Can I let you in on a secret? It might seem a little shocking, but I didn’t always want to be a mother. I was never 100% aboard the “bring on the babies!” train. I dreamed of jet-setting around the world after college, teaching English in foreign countries or maybe someday becoming an editor for a magazine or paper. It wasn’t until I met my future husband who dreamed of the day that he would be a father, that I started to warm up to the idea of being a mother.
Now can I tell you another secret? Kids terrified me. The idea of morning sickness, labor, the drastic life change, the possibility of postpartum depression, never-ending spit up, spaghetti covered baby hands and face, and on and on. If you had put me alone in a room with babies and children just a few years ago, I probably would have thrown up from the anxiety of how to interact with them.
And then nearly three years ago…it happened. Those two little pink lines. My reaction was absolute anxiety. I would even wager to say that I had a mild case of tokophobia, the fear of pregnancy and childbirth. Never mind the fact that we had actively been trying to get pregnant for well over two years…don’t get me wrong, at that point, I thought I was ready to have a baby, but as it turns out, there is a very big difference between a thought and reality. But those two little pink lines reconfirmed my doubts, my fears of being of delivering a baby and being a good mother.
Will it hurt? What if something goes wrong? Am I ready to be a mother? Will I be a good mother? How will things change between me and my husband? What will life be like? You mean to tell me they are actually going to let me leave this hospital with this tiny human being and a nurse isn’t going to follow me home? Can I really do this?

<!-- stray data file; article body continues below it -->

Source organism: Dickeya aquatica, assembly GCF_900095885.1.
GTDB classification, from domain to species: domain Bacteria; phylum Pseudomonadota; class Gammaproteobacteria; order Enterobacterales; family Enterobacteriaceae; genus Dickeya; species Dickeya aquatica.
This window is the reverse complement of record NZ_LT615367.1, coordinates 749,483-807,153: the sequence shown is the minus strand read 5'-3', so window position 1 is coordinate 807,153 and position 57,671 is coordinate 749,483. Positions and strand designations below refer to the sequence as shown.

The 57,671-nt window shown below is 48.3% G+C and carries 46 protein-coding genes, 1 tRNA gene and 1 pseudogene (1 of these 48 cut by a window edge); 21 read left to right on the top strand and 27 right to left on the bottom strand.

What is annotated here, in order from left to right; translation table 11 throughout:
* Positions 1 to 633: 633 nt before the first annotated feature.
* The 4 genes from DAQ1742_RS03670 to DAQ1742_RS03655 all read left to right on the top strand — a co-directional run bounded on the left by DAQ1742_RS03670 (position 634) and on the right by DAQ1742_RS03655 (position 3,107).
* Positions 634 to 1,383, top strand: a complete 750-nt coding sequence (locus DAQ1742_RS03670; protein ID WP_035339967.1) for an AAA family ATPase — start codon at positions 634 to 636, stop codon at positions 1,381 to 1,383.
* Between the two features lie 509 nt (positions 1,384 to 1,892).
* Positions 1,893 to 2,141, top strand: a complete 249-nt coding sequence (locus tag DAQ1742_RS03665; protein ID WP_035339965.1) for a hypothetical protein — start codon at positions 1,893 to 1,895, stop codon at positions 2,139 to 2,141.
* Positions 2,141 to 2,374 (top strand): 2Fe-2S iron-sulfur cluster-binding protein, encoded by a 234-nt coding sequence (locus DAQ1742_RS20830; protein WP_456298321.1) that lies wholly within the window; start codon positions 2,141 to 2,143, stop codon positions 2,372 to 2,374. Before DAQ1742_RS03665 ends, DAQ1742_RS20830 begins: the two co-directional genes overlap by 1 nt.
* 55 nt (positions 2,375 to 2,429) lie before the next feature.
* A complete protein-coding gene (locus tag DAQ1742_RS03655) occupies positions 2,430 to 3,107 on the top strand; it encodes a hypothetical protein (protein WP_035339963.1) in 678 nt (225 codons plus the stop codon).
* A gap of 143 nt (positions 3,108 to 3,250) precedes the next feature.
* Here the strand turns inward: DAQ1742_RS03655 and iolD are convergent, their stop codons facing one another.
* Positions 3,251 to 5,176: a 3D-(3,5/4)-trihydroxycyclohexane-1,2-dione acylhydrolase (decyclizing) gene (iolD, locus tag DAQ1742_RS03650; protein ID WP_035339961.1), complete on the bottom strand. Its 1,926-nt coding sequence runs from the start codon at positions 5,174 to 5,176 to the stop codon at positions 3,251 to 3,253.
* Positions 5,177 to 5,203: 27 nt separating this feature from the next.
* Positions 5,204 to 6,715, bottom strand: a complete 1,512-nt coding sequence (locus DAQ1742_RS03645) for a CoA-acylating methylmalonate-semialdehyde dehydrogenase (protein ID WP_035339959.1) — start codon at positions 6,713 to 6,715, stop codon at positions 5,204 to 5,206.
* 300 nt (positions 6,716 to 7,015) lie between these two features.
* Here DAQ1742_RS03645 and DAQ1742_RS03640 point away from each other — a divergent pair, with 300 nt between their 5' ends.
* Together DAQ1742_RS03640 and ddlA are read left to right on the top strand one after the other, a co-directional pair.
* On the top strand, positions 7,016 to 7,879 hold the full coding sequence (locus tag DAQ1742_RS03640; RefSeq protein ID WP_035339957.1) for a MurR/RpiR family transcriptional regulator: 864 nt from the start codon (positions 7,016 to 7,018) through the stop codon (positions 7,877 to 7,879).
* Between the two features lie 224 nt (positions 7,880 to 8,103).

The answers to those questions lay in my arms after a mere five hours of labor and a few painless pushes (thank you epidural), all 6 lbs 14.7 ounces of her. The folds of her fresh, newborn skin eclipsed all of my doubts and fears. Her trusting blue eyes told me that I would be an amazing mother. The gentle way my husband kissed me and told me he was proud assured me that I still meant to the world to him. Life wasn’t changing; it was really just beginning. Her life, this life, she was coming home with me, and I had only just begun to the live the life I was meant to have.
Her birth was my rebirth; everything before her, the imaginary job titles I would never have, the countries I would never travel, the superficial things I would never own, those were all chapters to a story that wasn’t meant to be mine. But who needs a romance novel when you are living the greatest love story of all time?
So dear mom-to-be: whether it’s your first, second, or third time, don’t let the fear hold you back. I can honestly say “Everything you have ever wanted is on the other side of fear.”
Did you have fears about becoming a mom? What were they? Share with us in the comments!